04 March, 2021

Women and Finances


Although they often become solely responsible for their financial wellbeing, many women don’t take an active role in their family’s finances. This is cause for concern.

In general, women today are living longer than ever and continue to outlive men. In addition to the money they earn, women may also receive a large inheritance. It’s estimated that women in Canada will inherit $900 billion in assets by 2026.1 Whether they are single, married, divorced, or widowed, women should be encouraged to take more control of their finances – and it needs to happen now.

Numbers tell the story

Let’s consider a few stats to gain more context:

  • 33% of first marriages in Canada end in divorce each year1
  • 41 is the average age a woman divorces in Canada. The average woman is widowed at 561
  • 59% of widows and divorcees wish they had been more involved in long-term financial decisions2
  • 74% of widows and divorcees don’t consider themselves very knowledgeable about investing 2
  • 64% of widows blame themselves for not being more financially involved (53% of divorcees) 2

In the midst of Canada’s largest intergenerational wealth transfer in history, and with longer lifespans and the need to plan for an extended retirement and greater health care expenses, women face pressure to manage their wealth effectively.

Many women lack confidence in financial matters

Of course, achieving financial independence is important for anyone, but as the stats above illustrate, it’s especially crucial for women as they are typically starting from a disadvantaged position. Often under the belief that investing and financial planning are too complex and being financially prepared requires significant expertise and time commitment, only 31% of women are confident in their financial knowledge.1 That’s why the spotlight on women and their wealth is brighter than ever.

Women can become more financially secure if they gain a firm grasp or understanding of basic money management: budgeting, cash flow management, investing to meet their financial goals, and saving adequately for retirement. Learning how to manage wealth can be overwhelming, particularly for women who are primarily focused on taking care of their family and have delegated most money matters to their partner. Roughly 74% of men say they are the lead financial and investment decision-makers in their household, but 90% of women will have that role thrust upon them later in life, often as a result of divorce or widowhood.1 That’s the troubling disconnect we must address.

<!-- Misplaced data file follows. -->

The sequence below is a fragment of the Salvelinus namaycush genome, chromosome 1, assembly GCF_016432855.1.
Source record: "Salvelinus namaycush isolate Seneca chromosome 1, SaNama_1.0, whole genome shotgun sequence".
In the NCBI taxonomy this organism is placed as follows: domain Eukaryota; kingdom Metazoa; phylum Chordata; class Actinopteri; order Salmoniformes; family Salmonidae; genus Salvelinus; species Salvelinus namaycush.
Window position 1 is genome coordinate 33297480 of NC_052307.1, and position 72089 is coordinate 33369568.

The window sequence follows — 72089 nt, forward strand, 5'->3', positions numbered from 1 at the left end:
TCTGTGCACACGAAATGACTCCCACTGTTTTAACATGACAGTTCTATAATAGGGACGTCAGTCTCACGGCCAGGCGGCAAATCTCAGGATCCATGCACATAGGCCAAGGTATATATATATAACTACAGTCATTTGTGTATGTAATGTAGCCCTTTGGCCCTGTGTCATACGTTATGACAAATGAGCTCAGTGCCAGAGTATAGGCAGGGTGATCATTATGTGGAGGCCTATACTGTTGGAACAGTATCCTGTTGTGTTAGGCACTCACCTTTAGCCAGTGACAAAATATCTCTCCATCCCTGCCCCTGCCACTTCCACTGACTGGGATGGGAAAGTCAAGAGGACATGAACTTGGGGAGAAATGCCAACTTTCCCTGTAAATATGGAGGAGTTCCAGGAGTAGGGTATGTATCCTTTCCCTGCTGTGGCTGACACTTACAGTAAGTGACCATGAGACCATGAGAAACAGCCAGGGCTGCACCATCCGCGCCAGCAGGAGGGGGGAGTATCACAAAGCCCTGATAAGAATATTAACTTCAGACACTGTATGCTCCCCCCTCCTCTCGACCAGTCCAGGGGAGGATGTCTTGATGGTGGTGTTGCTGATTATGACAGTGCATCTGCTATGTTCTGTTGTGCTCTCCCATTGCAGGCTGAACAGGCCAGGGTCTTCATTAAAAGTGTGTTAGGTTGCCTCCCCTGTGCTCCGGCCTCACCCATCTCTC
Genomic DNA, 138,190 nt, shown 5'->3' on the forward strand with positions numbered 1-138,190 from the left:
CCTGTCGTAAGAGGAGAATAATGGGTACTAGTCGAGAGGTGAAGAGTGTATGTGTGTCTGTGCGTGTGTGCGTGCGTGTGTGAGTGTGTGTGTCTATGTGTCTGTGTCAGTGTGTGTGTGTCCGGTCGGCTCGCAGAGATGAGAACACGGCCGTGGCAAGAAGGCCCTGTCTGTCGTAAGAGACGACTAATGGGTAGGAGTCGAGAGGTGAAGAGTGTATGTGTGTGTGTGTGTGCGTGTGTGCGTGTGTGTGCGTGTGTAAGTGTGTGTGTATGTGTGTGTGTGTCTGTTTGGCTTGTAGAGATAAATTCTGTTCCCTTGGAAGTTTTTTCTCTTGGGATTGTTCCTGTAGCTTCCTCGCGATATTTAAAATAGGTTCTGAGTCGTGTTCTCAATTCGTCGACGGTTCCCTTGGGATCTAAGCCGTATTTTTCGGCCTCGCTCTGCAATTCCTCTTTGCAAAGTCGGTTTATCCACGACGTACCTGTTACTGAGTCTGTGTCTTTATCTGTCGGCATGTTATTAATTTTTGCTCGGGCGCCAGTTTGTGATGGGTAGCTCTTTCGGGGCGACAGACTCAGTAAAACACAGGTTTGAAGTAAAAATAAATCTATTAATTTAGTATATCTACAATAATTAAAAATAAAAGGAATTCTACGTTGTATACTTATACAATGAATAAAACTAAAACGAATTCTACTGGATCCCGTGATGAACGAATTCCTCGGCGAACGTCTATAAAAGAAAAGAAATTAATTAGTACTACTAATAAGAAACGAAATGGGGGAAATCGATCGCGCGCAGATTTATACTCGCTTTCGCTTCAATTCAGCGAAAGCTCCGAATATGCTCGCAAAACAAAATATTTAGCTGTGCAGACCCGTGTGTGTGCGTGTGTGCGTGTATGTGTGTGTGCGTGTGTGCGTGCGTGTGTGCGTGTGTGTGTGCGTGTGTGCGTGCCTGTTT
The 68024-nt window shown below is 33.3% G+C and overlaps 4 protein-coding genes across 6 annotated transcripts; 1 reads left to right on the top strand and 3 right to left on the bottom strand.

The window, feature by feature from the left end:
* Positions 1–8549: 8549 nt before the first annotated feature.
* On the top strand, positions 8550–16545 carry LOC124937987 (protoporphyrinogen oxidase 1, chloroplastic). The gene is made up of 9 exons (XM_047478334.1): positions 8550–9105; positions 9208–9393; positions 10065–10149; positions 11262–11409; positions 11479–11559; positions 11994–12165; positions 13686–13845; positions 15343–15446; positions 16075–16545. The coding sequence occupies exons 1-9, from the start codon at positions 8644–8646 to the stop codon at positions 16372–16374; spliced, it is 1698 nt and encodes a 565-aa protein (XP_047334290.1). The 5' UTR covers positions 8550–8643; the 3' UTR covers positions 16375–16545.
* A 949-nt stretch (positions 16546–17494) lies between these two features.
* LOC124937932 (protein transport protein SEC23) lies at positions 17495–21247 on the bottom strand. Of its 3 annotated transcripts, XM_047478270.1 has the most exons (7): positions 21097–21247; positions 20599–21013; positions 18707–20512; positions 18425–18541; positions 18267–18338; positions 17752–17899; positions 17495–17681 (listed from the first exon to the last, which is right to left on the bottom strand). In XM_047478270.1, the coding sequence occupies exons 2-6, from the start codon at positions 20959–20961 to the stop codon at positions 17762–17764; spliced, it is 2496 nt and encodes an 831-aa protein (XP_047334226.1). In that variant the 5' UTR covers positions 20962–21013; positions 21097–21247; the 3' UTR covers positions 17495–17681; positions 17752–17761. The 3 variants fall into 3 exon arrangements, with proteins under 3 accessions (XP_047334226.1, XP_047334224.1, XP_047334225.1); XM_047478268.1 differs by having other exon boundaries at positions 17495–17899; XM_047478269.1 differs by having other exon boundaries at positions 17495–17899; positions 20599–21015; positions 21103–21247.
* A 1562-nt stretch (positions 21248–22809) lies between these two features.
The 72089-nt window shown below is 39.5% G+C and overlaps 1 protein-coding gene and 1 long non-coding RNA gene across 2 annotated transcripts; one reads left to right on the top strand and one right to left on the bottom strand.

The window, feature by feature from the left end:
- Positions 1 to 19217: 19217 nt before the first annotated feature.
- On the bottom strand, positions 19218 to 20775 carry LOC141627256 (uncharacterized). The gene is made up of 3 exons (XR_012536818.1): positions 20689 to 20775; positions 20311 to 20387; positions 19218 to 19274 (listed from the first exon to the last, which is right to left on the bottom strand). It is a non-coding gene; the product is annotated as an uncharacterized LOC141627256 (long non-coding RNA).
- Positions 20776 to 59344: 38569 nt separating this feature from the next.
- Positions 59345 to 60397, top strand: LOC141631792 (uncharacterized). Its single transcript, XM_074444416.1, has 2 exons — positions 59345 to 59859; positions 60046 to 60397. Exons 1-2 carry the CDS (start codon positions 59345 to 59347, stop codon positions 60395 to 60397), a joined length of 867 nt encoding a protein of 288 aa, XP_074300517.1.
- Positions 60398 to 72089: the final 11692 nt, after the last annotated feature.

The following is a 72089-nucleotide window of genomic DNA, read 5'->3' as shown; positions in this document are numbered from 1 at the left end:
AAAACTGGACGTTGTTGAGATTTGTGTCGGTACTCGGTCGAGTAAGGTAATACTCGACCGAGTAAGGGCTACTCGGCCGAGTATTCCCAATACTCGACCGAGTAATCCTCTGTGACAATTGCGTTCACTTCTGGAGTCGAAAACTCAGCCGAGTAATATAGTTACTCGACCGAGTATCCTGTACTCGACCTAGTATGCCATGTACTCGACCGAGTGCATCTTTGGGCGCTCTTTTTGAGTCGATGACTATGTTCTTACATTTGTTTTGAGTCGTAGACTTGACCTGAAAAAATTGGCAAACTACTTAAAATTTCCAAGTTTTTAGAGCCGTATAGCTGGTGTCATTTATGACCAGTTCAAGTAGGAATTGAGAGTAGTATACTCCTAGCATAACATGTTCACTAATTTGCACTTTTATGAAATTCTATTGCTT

Getting started

While the financial planning process may be complicated at times, it’s nothing you can’t handle and eventually master. Begin with the two action steps below:

  1. Empower yourself with financial literacy. Learning more about investing, budgeting and overall financial planning will help form the building blocks you need to gain confidence in your financial management abilities. You should also take charge of your specific situation. What are your most important short- and long-term goals? Do you know how much savings you have and where/what your investments are? How about your debts, such as credit cards, loans, mortgages, etc.? If you have a partner, the goal should be full financial transparency so you can get an accurate picture of your household finances. Only when you fully understand your assets and liabilities can you determine what gaps may exist in your financial plan, and how to address them. 

  2. Benefit from financial advice. It’s critical to work with an advisor who understands your unique financial needs, objectives, and challenges. An advisor gains deep insights into the complexities of your life and will create a personalized plan with strategies and solutions to help you achieve financial success – however you choose to define success. Significant life events like divorce or widowhood can have an immense impact on your financial wellbeing. Working with an advisor, you can be more secure about your financial future, even when dealing with difficult circumstances, and be confident that your comprehensive financial plan will sustain you now and in the future.

Contact our office today if you'd like to review your financial plan and gain more insight into your finances.


1 Women & Wealth: Financial confidence comes with finding the right advice, IPC Private Wealth, 2018.

2 Own your worth: How women can break the cycle of abdication and take control of their wealth, UBS, 2018.